You could read King Solomon’s words, and conclude (easily): nothing changes, and that’s just a little depressing. Solomon’s phrase is a bit more poetic — “all things are wearisome” — but he means the same thing.

Today, we might employ a different slogan: “The more things change, the more they stay the same.” Wars and rumors of war, corporate greed, political intrigue, church intrigue, betrayal — “saying me ‘yes’ but doing me ‘no’” — and the list goes on into infinity. All things are wearisome, indeed.

There are (at minimum) two possible strategies we could choose as a response to these Ecclesiastes moments:
  1. Give up. “Eat, drink and be merry, for tomorrow we die.” (Isa. 22:13)
  2. Dig in. “Let us not become weary in doing good…” (Gal. 6:9)
It’s been fifteen years since I wrote a little article entitled ‘Detoxing from Church’. I was blown away by how many people contacted me to thank me for writing it. That short article spawned several follow-up blog posts over the next couple of years, and was later the genesis for a book by the same title.
The original article was, at one point, included as a link on another website that warned readers to “brace” themselves before reading it. I took it as a compliment, although I’m pretty sure that was not their intent. (Insert smiley emoticon here)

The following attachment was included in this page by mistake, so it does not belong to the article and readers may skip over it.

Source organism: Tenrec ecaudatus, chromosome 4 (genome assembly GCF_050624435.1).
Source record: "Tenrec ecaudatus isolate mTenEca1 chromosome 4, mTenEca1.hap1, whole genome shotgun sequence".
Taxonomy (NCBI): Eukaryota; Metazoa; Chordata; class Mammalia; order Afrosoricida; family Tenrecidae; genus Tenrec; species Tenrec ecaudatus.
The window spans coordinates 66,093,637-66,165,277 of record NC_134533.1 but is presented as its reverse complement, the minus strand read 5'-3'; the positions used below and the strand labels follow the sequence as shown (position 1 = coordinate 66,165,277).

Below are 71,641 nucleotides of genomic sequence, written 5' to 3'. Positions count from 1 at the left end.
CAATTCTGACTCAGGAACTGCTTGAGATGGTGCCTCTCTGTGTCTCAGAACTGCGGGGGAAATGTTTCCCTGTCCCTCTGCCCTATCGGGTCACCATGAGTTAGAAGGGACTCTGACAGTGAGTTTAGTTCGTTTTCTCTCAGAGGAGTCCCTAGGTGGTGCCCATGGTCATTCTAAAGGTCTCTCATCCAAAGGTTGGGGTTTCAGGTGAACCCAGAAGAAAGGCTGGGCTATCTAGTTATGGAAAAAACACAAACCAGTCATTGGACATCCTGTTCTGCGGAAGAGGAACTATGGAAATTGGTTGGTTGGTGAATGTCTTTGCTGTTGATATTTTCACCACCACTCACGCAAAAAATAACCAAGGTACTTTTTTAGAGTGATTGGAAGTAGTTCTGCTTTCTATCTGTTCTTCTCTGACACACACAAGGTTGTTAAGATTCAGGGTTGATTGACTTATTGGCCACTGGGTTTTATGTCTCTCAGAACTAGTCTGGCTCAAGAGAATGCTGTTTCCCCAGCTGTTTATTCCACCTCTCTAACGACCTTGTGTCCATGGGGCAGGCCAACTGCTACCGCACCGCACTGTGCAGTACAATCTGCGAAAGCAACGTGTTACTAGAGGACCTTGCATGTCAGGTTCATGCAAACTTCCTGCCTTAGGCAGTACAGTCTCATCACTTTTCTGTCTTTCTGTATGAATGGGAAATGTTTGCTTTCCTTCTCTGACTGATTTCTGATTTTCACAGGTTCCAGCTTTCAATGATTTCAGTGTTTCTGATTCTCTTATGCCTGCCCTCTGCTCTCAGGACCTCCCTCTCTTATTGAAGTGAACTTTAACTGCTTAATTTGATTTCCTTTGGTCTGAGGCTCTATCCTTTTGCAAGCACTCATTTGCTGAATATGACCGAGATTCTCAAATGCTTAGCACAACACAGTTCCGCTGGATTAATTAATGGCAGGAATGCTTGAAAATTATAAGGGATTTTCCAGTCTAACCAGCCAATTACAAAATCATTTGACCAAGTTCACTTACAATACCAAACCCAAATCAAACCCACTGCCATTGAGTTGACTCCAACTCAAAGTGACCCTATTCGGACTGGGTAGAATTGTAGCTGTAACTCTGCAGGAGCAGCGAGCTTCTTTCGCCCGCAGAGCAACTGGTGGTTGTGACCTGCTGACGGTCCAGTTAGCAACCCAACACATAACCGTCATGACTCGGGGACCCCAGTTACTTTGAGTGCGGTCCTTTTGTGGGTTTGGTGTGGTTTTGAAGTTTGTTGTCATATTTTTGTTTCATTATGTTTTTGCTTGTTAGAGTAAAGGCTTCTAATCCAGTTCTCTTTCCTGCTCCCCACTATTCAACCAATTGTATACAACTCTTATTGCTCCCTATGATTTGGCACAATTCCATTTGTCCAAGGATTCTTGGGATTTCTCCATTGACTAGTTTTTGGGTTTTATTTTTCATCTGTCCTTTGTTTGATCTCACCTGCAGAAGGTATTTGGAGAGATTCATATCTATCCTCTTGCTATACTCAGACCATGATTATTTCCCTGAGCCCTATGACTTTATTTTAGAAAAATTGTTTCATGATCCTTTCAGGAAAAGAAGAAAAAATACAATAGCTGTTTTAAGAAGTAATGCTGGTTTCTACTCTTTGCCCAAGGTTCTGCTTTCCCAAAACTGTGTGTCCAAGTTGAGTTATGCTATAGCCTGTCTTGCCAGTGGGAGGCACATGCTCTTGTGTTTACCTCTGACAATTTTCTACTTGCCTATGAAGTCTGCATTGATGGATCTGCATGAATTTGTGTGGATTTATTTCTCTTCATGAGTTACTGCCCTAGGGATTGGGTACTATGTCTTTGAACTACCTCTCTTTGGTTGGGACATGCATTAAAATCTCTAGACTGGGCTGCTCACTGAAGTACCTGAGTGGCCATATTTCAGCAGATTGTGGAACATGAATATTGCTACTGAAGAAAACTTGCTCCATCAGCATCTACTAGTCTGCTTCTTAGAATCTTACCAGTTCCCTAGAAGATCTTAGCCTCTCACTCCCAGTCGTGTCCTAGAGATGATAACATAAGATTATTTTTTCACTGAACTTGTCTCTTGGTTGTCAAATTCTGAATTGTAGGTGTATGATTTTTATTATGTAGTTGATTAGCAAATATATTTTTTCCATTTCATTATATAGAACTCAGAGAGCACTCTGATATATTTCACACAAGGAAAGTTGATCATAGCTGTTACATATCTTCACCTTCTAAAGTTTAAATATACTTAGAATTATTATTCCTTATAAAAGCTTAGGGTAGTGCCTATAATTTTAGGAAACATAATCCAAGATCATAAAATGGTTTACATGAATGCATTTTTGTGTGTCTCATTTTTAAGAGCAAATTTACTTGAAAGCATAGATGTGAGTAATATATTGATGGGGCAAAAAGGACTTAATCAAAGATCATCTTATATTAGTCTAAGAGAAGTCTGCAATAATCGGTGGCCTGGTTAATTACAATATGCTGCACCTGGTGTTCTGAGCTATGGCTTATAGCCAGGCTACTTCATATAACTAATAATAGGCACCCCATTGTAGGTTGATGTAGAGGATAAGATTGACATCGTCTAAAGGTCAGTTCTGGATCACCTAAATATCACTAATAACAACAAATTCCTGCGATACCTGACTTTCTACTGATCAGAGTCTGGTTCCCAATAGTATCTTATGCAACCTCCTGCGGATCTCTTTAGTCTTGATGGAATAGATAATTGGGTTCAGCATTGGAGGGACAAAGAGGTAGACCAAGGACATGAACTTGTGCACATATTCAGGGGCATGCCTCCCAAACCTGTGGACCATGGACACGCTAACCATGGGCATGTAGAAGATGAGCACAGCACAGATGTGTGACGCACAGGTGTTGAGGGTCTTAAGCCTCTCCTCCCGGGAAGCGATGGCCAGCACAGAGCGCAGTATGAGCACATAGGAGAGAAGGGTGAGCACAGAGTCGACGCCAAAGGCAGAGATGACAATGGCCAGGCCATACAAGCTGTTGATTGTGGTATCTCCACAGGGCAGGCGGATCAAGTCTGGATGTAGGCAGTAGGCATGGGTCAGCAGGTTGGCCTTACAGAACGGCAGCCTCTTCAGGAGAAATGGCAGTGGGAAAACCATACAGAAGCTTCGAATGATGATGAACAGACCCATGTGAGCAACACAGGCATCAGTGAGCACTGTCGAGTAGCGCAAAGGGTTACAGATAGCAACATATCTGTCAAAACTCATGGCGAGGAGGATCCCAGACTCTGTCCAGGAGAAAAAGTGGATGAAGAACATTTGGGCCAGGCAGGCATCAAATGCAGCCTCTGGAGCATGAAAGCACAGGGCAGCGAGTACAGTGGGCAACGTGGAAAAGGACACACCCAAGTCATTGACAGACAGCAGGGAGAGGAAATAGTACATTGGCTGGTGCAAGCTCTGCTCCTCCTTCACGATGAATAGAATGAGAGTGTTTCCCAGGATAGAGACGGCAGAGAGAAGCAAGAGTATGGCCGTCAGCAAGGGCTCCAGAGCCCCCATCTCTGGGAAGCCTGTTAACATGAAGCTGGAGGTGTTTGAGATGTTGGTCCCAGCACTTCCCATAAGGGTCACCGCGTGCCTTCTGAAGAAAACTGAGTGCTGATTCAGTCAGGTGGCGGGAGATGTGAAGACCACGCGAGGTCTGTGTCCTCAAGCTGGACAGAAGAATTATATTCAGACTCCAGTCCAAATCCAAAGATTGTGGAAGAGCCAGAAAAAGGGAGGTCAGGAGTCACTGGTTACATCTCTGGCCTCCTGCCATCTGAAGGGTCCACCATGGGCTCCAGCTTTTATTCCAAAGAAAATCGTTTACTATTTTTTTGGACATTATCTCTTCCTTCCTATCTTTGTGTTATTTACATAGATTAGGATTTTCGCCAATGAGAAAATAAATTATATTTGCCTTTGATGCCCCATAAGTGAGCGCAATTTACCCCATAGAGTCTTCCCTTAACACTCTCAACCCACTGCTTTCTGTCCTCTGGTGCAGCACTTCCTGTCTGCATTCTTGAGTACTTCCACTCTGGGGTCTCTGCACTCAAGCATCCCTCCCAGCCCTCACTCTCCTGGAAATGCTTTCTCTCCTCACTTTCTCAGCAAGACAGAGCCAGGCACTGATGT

Fast-forward fifteen years.

There are still a lot of people who are disillusioned with, and often wounded by, the church. People crushed under controlling leadership and willfully-blind church boards. Leaders savaged by agenda-driven back-stabbers in the congregation who would throw their own mothers under the bus.

Ecclesiastes moment: Give up, or dig in?

Recently, on separate occasions, I have heard statements made about “those people” (who have left a church) that need serious reconsideration.
  1. “They’re disobeying God’s Word by not being ‘in fellowship’. Jesus loves the church, but they don’t.”
    (wincing) We need to be really, really careful about judging the hearts of those who have left. Honestly, whenever I hear this statement, I wonder how people can be so defensive and un-reflective that their go-to answer is dripping in merciless judgement. Disillusioned people are in pain; don’t add to it.